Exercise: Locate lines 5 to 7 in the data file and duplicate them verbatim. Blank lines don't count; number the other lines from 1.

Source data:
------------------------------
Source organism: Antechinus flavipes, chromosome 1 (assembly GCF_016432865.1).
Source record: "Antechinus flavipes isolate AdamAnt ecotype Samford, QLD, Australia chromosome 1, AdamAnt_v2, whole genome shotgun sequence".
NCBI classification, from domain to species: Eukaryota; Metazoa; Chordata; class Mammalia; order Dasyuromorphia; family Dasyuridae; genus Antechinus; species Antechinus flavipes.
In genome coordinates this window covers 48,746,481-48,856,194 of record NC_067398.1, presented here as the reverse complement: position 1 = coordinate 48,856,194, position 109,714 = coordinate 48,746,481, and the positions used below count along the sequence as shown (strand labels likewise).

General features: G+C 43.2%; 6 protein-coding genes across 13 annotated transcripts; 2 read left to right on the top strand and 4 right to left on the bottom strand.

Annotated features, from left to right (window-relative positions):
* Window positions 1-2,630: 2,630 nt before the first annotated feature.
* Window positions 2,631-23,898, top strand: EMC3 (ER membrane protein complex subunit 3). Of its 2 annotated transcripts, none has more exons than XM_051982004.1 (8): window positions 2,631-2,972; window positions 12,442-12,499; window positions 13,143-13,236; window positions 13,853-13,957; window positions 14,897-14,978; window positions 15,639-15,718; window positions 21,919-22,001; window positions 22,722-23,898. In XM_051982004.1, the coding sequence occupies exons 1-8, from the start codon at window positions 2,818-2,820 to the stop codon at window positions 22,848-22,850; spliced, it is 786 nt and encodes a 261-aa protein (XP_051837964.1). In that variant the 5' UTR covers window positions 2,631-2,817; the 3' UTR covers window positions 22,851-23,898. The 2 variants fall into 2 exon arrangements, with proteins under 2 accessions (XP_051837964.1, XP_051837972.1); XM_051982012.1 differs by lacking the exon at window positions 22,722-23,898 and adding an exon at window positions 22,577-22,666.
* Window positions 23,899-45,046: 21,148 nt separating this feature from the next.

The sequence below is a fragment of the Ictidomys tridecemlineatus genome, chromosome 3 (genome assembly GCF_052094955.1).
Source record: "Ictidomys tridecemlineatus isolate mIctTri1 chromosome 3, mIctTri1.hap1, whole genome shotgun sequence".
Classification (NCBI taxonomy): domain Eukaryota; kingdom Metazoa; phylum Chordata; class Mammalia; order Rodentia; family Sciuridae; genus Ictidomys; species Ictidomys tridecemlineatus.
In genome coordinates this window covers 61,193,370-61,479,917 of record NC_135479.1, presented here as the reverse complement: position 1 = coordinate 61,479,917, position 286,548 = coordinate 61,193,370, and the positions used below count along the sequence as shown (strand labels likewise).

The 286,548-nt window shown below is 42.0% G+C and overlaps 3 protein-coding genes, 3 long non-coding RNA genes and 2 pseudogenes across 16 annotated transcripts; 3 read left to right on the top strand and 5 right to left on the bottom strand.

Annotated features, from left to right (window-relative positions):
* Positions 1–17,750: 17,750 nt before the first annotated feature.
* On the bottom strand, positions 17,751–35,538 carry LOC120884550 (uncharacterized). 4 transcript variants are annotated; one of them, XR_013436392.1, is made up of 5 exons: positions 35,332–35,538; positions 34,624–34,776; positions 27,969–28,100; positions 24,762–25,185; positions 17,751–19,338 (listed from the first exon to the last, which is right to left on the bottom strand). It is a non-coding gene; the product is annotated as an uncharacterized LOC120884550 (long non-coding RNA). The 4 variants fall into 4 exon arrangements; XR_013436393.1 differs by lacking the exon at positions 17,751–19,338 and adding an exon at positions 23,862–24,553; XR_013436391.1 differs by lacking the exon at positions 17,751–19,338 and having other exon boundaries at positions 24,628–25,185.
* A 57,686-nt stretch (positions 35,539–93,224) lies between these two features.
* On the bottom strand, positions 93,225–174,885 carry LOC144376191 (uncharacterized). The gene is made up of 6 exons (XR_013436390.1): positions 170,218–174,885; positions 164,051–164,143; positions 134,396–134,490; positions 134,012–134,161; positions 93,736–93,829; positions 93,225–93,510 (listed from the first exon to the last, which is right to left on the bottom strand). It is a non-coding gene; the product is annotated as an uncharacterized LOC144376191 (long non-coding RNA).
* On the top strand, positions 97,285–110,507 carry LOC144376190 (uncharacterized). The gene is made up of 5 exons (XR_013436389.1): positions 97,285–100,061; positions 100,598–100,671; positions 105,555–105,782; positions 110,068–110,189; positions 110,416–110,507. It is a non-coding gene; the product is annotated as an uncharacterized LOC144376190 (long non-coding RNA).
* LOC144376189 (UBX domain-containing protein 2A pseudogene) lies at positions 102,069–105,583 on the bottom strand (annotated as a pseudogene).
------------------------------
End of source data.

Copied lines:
General features: G+C 43.2%; 6 protein-coding genes across 13 annotated transcripts; 2 read left to right on the top strand and 4 right to left on the bottom strand.

Annotated features, from left to right (window-relative positions):
* Window positions 1-2,630: 2,630 nt before the first annotated feature.